• Laura

Pumpkin spice latte (hot and cold)


I have a lot of mixed feelings about fall. On one hand, I love the back to school feeling of getting into new routines and habits. On the other hand, I hate that it means we are about to say goodbye to warm weather for the next eight months.


This year, I'm trying to embrace more fall things in order to enjoy the season and not rush into feeling sad about our impending winter. It probably comes as no surprise to any of you, but my favourite part about fall is the food! If something has either pumpkin or apple in it, you can sign me up right now. I have lots of great fall recipes coming up in the next few weeks, but for now I thought I would go basic and start with pumpkin spice lattes.


Let me start by saying, the classic Starbucks pumpkin spice latte is not something I enjoy. It is too sweet for my liking and at 380 calories (including 50g of sugar, yes you read that right) I would much rather eat a meal instead. If you are like me, I've also included at the end of this post some options of drinks you can order at Starbucks to satisfy that pumpkin spice craving with a bit less sugar. If you are a fan of the original though, you go and get one and enjoy the heck out of it! Fall only comes once a year so enjoy the treats that make you happy :)


Pumpkin cream


Whether you are making a hot or cold drink, both versions start with making the pumpkin cream. It takes a little bit of upfront work but something you can easily do in a bigger batch and use throughout the week.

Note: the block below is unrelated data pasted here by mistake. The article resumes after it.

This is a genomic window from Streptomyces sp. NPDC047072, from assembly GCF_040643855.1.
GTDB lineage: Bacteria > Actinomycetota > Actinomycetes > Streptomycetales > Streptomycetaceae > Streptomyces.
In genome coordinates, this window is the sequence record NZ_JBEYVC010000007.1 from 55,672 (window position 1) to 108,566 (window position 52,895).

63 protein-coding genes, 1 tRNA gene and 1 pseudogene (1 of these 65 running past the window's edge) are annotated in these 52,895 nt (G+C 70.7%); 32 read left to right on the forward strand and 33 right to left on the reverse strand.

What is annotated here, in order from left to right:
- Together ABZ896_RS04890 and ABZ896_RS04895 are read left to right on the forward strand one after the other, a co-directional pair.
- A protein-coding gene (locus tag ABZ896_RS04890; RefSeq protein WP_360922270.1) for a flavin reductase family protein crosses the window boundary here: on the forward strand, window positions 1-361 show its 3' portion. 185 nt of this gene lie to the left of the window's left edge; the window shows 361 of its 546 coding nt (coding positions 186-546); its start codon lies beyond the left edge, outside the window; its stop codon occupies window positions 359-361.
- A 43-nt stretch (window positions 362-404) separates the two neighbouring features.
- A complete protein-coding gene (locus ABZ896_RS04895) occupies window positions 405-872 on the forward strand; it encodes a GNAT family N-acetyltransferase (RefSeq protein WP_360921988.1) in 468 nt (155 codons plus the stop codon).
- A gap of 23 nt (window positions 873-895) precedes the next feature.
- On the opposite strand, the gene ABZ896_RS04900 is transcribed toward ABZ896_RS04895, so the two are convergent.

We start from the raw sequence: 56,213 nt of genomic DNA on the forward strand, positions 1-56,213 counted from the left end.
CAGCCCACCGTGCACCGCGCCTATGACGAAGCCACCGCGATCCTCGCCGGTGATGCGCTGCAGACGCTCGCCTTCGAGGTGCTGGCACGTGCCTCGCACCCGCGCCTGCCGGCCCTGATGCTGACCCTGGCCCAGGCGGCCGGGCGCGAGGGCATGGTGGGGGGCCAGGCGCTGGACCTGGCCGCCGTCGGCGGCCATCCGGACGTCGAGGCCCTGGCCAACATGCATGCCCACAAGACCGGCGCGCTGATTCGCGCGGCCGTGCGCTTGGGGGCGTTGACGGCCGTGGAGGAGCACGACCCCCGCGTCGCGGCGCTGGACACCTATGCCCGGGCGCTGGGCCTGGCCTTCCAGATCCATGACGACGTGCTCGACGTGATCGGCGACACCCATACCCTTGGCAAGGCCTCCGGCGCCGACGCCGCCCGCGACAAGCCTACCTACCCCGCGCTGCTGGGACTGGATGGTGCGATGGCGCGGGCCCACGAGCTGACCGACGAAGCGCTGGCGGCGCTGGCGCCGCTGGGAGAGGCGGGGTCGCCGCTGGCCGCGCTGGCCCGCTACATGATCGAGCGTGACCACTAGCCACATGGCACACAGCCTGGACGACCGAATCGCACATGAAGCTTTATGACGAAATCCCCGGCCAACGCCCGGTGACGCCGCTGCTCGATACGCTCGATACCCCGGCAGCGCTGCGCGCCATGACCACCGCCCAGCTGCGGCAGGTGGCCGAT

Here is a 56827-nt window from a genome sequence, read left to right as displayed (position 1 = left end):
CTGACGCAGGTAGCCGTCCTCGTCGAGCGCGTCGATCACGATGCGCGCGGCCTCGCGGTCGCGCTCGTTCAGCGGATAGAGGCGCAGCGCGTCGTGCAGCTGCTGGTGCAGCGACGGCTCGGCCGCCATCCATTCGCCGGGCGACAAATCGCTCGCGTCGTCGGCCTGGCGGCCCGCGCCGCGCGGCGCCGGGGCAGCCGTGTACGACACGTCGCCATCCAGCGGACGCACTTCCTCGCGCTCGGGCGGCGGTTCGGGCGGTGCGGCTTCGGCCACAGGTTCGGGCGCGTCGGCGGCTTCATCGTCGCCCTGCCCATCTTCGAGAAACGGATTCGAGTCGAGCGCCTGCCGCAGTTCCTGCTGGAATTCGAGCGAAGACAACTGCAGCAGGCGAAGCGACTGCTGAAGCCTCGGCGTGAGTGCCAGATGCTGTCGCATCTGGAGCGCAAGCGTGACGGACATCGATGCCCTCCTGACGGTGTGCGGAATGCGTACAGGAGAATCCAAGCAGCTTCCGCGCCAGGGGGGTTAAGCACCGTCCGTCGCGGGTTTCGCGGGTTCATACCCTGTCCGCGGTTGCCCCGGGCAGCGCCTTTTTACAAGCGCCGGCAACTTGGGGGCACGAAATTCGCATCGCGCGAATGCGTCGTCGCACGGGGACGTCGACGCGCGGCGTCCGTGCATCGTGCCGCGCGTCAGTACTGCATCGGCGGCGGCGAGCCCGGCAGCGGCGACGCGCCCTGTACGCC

Ingredients:

  • 1 cup milk (see my discussion on options below)

  • 1 tbsp pumpkin puree*

  • 2 tbsp maple syrup (you can adjust this for your taste preference)

  • 1 tsp vanilla extract

  • 1 tsp pumpkin pie spice

  • pinch of salt (do not omit this, it makes a huge difference in the taste)

Directions:

  • Add all the ingredients into a small pot a turn onto low-medium heat

  • Wisk until everything is combined and there are no clumps

  • Let 'cook' for approx. 10 minutes stirring occasionally, but make sure you do not let it come to a boil

  • Strain the cream using a fine mesh strainer, this is important as clumps will make it more difficult to foam

  • Store in an air tight jar in the fridge and use throughout the week

Macros for one serving (makes 4) using skim milk

48 calories - 2P / 10C / 0f


*Note - Two things for you to note here. First, make sure you are purchasing pure pumpkin and not pumpkin pie filling. They are two very different things and will not give you the same results. Second, usually pumpkin puree comes in a very large can. If you are worried about using it all, try portioning it out into little baggies and popping them in the freezer. That way they will last well into the winter and can be defrosted when you're ready to use. You can also use the remainder of the can for recipes like pumpkin bread, my favourite recipe is HERE. If you still can't commit to the full can, you can exclude it from this recipe.


How to make your coffee


Directions: